What I am building up to here is that I find that some people think that I have the opinions I have because I follow other people like me. Some people seem to feel I have not examined my positions on some issues, or that I have not fully realized that there are other options for me to examine, or that I simply don’t think it through.
This could not be further from the truth.
I lead a fairly introspective life. I have examined my feelings about just about everything on this earth.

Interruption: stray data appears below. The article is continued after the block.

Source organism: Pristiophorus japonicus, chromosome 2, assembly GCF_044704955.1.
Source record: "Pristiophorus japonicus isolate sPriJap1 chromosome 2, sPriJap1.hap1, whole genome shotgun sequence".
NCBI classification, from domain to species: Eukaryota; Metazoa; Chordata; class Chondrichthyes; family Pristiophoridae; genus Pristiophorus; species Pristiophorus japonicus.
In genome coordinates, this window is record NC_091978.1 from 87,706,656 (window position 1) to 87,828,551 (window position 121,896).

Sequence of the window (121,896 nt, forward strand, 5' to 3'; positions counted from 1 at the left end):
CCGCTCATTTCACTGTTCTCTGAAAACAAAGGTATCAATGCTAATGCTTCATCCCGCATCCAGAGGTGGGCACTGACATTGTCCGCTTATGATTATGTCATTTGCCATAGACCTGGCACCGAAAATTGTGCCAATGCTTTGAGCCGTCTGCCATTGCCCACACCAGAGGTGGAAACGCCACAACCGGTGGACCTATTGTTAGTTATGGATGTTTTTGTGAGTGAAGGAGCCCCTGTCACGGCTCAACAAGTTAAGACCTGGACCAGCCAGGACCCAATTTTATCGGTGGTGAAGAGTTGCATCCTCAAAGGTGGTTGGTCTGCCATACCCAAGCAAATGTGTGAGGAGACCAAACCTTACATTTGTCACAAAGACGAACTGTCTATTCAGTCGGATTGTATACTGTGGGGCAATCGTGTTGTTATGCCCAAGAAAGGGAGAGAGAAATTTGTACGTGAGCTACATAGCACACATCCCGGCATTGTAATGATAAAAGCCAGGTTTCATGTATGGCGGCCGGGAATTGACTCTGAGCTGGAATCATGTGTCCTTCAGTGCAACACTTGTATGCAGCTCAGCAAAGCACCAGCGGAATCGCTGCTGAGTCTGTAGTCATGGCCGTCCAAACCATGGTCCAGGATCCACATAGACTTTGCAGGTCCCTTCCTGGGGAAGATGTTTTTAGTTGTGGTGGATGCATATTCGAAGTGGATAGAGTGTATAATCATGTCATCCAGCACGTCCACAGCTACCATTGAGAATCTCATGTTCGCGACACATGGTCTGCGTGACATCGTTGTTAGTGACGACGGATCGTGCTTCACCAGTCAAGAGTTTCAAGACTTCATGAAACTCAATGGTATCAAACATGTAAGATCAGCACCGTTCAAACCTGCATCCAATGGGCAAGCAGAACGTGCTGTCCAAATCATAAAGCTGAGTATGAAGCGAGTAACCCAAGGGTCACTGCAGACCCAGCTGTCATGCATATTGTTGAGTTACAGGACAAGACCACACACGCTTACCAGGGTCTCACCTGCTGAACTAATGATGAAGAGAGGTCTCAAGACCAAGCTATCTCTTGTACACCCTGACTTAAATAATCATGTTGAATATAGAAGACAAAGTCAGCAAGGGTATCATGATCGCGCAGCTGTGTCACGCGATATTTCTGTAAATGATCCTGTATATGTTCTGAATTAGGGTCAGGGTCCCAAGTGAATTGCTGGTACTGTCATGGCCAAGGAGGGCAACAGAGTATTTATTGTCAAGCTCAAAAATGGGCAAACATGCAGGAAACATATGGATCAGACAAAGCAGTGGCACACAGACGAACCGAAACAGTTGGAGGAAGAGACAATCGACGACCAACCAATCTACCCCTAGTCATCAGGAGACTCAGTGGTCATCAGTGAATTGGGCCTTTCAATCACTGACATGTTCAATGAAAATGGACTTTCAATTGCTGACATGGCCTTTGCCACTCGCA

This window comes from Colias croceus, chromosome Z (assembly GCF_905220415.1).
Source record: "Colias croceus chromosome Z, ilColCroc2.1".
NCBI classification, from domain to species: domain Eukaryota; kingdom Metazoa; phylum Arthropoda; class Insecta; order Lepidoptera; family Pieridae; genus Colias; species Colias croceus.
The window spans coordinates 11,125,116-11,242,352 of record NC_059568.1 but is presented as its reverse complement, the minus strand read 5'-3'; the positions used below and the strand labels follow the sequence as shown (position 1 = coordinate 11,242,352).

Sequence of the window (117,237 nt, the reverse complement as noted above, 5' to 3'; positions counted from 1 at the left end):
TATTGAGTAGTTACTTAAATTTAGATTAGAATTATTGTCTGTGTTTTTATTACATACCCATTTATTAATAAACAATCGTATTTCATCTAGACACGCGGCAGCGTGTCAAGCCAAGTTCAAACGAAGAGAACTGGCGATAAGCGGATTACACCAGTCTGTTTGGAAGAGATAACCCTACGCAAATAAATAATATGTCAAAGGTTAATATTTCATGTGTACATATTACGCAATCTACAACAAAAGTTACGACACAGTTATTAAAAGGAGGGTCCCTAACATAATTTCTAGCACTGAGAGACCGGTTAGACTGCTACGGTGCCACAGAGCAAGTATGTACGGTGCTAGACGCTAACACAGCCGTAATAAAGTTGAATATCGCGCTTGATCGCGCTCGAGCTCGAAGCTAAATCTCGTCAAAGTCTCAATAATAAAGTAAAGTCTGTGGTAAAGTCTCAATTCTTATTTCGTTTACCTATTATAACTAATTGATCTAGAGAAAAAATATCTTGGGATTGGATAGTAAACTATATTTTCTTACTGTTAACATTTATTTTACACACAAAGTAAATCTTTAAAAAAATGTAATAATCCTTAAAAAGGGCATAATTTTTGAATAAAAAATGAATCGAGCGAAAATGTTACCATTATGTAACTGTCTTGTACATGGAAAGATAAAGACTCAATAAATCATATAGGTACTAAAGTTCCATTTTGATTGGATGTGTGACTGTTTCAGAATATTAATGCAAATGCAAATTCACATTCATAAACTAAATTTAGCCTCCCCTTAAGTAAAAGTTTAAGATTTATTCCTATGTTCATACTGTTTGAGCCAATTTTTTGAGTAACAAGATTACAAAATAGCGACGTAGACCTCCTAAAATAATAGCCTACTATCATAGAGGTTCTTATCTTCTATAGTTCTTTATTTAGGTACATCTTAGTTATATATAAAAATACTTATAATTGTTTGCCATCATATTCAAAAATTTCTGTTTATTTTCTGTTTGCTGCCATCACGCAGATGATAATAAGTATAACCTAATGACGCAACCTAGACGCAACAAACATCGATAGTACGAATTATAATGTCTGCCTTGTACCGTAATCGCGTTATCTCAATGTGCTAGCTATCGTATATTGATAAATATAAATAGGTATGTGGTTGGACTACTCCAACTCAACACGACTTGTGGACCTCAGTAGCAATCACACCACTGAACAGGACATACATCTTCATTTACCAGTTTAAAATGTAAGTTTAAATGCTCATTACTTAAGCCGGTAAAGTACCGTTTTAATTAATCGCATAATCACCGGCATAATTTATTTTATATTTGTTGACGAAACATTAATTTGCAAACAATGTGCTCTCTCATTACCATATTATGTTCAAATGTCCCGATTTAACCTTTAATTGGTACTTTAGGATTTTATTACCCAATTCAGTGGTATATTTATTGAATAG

For example: I feel like some people think I am very women’s rights oriented because it is the “trendy” thing to do, or the “extreme” thing to do. Or the expected thing, or the non expected… etc. This is not the case. I have studied women’s issues for quite some time – including quite a few classes in college – not to date myself – but over 15 years ago. I have continued to study on my own since then. I find these “issues” hit home with me. They are all things I care about. They are all things I love to learn about. There are a lot of things that inspire passion in me. Women’s issues are some of them.